Language is truly a wonderful thing in the right hands... er, mouths? Word processors? Minds? I guess that rather slippery question/observation kind of brings to light one of my favorite properties of language. Where does it exist? In the mind of the writer? In the mind of the reader? On a page? All of the above? A bit post-modern and "death of the author" perhaps, but still an interesting thought experiment. Does "language" exist a priori in and of itself, out there in the universe, as an entity for us to channel individually? Does it exist in the mind of the composer? If so, when a reader apprehends that language, what sort of transformation takes place if the reader doesn't properly understand the motive of the writer? Is it simply a matter of the reader being unable to faithfully reproduce the thought pattern that the writer initially built, or is there some sort of process that is more complicated taking place? This all gets into almost mystical properties of language, which I believe none have explored with more passion and magnesium-fire-bright illumination than the likes of Nietzsche, Heidegger and George Steiner. Man, those guys knew more about language than god!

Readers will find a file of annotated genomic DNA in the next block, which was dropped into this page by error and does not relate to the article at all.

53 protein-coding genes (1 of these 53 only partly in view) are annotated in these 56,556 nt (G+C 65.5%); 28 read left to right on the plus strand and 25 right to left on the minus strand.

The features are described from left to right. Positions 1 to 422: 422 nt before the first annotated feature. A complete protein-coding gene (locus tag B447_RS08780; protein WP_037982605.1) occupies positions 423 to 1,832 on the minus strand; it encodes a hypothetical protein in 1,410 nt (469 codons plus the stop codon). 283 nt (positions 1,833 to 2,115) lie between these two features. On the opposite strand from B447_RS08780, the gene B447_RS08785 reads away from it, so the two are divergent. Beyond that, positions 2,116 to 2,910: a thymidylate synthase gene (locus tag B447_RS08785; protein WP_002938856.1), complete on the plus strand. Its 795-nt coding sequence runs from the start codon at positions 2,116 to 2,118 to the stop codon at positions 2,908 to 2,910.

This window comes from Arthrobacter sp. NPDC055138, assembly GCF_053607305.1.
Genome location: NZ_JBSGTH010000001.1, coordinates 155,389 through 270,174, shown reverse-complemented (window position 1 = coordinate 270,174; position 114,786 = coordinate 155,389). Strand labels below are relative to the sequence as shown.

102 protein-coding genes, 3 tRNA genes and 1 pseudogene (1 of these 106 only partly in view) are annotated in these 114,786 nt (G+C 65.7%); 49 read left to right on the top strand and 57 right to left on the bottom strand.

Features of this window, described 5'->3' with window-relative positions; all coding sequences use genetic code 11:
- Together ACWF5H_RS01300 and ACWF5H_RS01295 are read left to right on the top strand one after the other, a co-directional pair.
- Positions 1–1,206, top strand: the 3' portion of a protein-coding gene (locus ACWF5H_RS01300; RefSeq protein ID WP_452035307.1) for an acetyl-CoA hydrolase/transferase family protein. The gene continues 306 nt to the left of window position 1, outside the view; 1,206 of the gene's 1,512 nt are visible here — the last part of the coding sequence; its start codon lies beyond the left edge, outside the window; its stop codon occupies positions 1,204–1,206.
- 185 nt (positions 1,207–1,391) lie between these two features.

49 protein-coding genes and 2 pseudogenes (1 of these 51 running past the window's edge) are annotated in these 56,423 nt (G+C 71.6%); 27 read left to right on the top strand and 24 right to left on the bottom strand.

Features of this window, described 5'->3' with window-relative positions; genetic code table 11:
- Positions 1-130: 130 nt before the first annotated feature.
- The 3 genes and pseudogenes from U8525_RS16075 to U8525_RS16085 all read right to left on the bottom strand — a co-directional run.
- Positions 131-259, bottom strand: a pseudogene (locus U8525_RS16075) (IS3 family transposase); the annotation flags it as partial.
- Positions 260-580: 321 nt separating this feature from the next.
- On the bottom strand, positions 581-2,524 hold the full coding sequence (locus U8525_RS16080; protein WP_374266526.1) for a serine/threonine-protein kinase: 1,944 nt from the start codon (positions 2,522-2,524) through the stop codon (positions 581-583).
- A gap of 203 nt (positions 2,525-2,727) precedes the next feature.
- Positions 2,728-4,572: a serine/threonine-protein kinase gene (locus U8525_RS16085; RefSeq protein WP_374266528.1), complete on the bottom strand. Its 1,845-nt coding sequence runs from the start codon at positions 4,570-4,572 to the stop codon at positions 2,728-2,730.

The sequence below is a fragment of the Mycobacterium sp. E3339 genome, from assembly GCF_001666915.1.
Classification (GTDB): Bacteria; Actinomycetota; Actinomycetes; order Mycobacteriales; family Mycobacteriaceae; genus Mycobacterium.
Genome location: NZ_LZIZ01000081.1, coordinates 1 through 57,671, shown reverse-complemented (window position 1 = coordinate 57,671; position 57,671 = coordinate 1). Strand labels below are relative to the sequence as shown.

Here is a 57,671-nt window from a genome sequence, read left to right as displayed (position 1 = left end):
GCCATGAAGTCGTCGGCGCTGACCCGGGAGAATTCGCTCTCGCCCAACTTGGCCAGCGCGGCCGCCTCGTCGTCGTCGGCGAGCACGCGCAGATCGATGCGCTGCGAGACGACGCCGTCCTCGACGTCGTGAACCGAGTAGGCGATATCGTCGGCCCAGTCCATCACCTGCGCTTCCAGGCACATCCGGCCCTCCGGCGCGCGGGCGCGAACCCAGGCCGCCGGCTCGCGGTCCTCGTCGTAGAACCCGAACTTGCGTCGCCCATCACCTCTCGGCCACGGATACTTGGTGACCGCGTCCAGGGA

I'm particularly smitten with the literary density of Heidegger's collection of lectures entitled "Poetry, Language, Thought", after the evolution he believed that language followed. Most interesting, if you can decipher it!!!

Devo said...

Addendum: upon re-reading my comment, I notice the somewhat humorous ambiguity of the phrase "those guys knew more about language than god"... is that to say that they knew more about language than god does, or that they knew more about language than they knew about god? Looking back, I can't honestly say... they sure had some deep thoughts about both phenomena though (or noumena, more specifically, as neither language NOR god can be accurately described as phenomena!!)

hemlock said...

Interesting. Good literature = sexual arousal. OK.

Someone I spent the summer with contantly read philosophy books and other 'heady' stuff.

I just shook my head and took my Harry Potter elsewhere.

Perhaps I'm only a simpleton, but I like books to provide escapism...and take me away to a fun (or scary!) place...not to test me.

I guess that's just me.

Hungry Hyaena said...

Devo:

You do know how to open up a philosophical can of worms. I tend to think of language as I do music, as something that is channeled individually. However, I've read some fascinating interpretations that frame the relationship of language - that is, the sounds we make - to symbol and, then, to communicated content very differently. It's one of those things we can lose a lot of sleep over....or use as a sleep aid, depending on the mood.

I've been meaning to read some Heidegger and, one day soon, I'll get to him.

LeafGirl77: